JN: “When looking at Baltimore City, it is important to differentiate between the Central Business District and waterfront properties because conditions are dramatically different. When COVID hit, employees fled most downtown areas and worked from home, with many still not returning. Companies are still dealing with large amounts of unused space and there is an estimated 2 million square feet of sublease space available in the CBD. That is not likely to change in the immediate future. The story is different for waterfront projects such as McHenry Row and Port Covington, which is starting to reel in tenants. In addition, The Collective at Canton is Maryland’s first all-timber wood project that is 50% preleased and due to deliver this spring.”

AR: “We have two downtown buildings, and we are detecting some tenants jumping to the suburbs.  Reasons for the shift include the need for larger floorplates and a less-dense environment. The surge in healthcare and medical users has heightened the need for medical office buildings and we see that segment only growing in the years ahead.”

ML: “The hub-and-spoke model, in which downtown companies open satellite offices near where its employees live in the suburbs, is very real. After working from home for several months, employees crave shorter commutes, walkable amenities and outdoor spaces to unwind or even work from to change the pace. Rents in the suburbs are substantially lower and parking is free and plentiful. All these factors are major drivers in real estate decisions.”

 Energetic environments

JN: “Live, work, play environments has become a trite saying, but that is the reality in today’s post-COVID world. Young people don’t want to go back to the same boring office and employers need to deal with that reality. Many companies are willing to pay premium rents to obtain that ‘vibe’ which can help recruit and retain employees. Having residential nearby, or part of the project itself, is a game-changer.”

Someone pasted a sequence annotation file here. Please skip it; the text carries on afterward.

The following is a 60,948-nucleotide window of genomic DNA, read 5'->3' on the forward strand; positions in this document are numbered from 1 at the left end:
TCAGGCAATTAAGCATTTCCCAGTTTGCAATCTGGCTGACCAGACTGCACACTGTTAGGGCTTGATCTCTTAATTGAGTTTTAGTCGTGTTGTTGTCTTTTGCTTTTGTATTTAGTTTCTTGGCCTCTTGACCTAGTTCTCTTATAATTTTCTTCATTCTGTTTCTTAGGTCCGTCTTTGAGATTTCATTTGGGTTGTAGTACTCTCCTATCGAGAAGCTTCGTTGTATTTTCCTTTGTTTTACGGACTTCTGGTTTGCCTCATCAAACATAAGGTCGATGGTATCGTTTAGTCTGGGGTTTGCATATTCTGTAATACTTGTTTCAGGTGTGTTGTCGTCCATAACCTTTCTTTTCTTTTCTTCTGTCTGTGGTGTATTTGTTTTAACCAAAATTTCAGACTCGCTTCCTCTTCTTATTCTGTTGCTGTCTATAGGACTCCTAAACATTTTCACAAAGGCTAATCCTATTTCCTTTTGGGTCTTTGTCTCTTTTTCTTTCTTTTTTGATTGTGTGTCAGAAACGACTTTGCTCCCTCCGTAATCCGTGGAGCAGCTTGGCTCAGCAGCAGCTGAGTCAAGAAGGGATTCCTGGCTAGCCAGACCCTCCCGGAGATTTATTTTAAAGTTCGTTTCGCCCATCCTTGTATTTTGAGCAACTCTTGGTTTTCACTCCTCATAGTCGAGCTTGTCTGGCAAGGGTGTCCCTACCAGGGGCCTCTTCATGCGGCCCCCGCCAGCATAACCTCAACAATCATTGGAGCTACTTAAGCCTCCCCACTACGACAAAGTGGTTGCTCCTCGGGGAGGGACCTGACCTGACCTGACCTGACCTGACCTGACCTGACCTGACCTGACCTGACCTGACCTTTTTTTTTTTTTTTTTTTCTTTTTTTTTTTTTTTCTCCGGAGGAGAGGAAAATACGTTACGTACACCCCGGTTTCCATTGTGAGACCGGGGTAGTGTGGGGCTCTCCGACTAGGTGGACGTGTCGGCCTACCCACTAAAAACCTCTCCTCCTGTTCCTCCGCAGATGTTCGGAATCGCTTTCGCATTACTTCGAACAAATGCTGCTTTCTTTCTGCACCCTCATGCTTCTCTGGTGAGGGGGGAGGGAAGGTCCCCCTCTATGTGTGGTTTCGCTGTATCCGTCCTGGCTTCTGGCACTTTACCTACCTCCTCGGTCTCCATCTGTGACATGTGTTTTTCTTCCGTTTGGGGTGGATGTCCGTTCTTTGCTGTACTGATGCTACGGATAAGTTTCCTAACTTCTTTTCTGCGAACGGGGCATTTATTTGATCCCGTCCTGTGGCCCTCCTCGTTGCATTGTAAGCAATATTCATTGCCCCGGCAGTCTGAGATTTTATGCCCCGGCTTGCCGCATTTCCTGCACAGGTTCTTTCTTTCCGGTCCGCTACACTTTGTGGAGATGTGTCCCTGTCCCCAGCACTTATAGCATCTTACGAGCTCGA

AR: “Yes, employers and employees want amenities. Employers are looking for spaces and activities that will lure their employees back into the office and employees are looking for close-by amenities that can allow them to accomplish day-to-day tasks. They may also want places in the building they can go outside of the workspace to lounge and work. We recently reconfigured one of our Hunt Valley buildings to incorporate a community gathering room and a micro market to instill a hotel-like feel.  Employees want things that are cool, fun and something different.”

ML: “Our large mixed-use communities such as Greenleigh, Melford Town Center and Maple Lawn are thriving because they incorporate a full range of walkable amenities in a true live, work, play environment. Many tenants want to be part of a community that has energy as opposed to locating in a one-off office building without any nearby amenities for their employees. We try to shape the designs of our new buildings and parks to meet the evolving requirements of our clients. Providing LEED-certified ‘green’ buildings was not a topic we addressed often in the past, but now it is a conversation starter.”

 2023 leasing activity

JN: “It will be important to bring rising interest rates and inflation under control and, more importantly, we are detecting uncertainty about the future among business owners. That tends to elongate decisions and make executives increasingly tentative.”

AR: “We are bracing for, but not necessarily expecting a leasing slowdown next year. The Baltimore-Washington, D.C. market has always proven to be extremely resilient across all real estate cycles and believe any dip to be shallow and short-lived.”

ML: “Leasing activity over the past two years has been so strong that it will be difficult to keep the pace for the coming year. But we remain optimistic for the continuation of a vibrant leasing environment.”